Having proper documentation in place is part of having a transparent and accountable public service. One of the recommendations in the WA Auditor General’s report was to:

“periodically review the use of purchasing cards within the entity to identify and act on any shortcomings, such as whether there are too many cards within the entity, or that they are not being utilised to their full advantage.”

Information is scarce as to whether the objective of the public service is to maximise value from the use of credit cards via choosing charge or credit cards with the lowest possible interest rate or highest amount of interest free days, or to use platinum or gold rewards to their fullest to reduce expenditure on travel and accommodation. This is in concert with the Australian government framework for using credit cards:

“in deciding whether to use a Commonwealth credit card or credit voucher, you must consider whether it would be the most cost-effective payment option in the circumstances[.]”

But is the public service using the most cost-effective cards? How are we, the public, to know? What happens when a “tap and go” culture becomes the default?

Switching to lower-cost alternatives to credit cards as part of a review process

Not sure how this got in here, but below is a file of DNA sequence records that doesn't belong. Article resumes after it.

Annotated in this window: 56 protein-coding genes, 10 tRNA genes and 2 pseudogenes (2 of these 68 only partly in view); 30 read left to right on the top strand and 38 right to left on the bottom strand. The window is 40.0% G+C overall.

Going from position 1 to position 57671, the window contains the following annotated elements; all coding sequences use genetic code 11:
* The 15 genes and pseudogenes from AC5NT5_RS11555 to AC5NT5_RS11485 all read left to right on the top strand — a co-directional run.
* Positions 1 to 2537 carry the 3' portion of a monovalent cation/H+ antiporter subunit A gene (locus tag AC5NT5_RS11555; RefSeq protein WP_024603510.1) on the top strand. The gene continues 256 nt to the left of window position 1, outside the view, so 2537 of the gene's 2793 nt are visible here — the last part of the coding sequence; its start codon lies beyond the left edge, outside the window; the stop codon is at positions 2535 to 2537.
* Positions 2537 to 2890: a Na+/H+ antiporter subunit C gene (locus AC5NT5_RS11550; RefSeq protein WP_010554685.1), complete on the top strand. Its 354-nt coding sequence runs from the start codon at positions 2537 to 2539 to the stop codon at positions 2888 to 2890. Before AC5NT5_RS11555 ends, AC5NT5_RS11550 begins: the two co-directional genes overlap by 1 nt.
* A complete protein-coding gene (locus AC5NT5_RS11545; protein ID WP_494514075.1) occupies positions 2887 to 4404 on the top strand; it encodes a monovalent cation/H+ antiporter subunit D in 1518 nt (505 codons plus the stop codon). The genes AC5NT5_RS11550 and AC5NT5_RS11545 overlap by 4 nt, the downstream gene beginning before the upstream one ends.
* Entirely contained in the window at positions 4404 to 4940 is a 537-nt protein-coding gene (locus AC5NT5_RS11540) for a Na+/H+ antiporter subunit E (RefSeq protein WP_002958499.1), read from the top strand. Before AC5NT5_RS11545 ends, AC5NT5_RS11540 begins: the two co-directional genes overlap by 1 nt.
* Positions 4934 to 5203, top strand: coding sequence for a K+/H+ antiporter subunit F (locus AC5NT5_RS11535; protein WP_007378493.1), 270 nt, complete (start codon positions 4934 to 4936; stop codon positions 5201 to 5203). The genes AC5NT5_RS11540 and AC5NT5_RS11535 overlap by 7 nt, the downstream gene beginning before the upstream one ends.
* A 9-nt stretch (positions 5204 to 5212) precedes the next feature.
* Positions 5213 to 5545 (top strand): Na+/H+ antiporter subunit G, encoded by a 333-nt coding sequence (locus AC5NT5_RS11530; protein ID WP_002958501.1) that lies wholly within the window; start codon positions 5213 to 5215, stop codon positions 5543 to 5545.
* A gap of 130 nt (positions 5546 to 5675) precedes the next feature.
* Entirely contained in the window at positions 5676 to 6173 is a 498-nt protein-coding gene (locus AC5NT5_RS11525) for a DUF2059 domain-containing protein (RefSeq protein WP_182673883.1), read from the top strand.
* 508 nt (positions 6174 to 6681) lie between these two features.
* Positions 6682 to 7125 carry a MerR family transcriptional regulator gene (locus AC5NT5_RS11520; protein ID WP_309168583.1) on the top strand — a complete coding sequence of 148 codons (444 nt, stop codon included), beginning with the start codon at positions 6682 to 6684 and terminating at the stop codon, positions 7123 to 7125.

At current, there is one provider of credit or charge cards for travel and accommodation. It’s mandatory for non-corporate government entities to use a Diners Club card, but optional for Procurement Payment Services.

The Whole of Australian Government (WoAG) procurement arrangements encompass: “domestic and international air services; travel management services; accommodation program management services; travel and card related services and car rental services. Under the Arrangements it is mandatory for entities to make payment for flights, domestic accommodation and car rental through a Diners Club account.”

Processes and procedures exist to reconcile accounts, minimise fraud, confirm individual responsibility, and recall unused or expired cards.

Periodic reviews of processes and procedures is the standard for any government department. However, factoring in whether the card is cost-effective under all circumstances should also be considered. It should be able to figure out if it’s compliant with the WoAG standards; balances low interest rates with longer interest free days; if insurance and other extras are offset by the interest rate or annual fees; and if rewards points are simply being tallied for the sake of being tallied. Rewards points could be used effectively if monitored and governed by proper procedures and processes.

This would capture the spirit and the letter of WA Auditor General’s first recommendation:

“have appropriate [policies] and administrative systems in place for the use of government purchasing cards.”

In my view, using the market of credit cards in a regular review process would further cement trust and faith in the public sector when using public funds.

Now that government employees are increasingly accessing credit and charge cards on their phone, making them as cost-effective as possible should be the new priority when reviewing processes.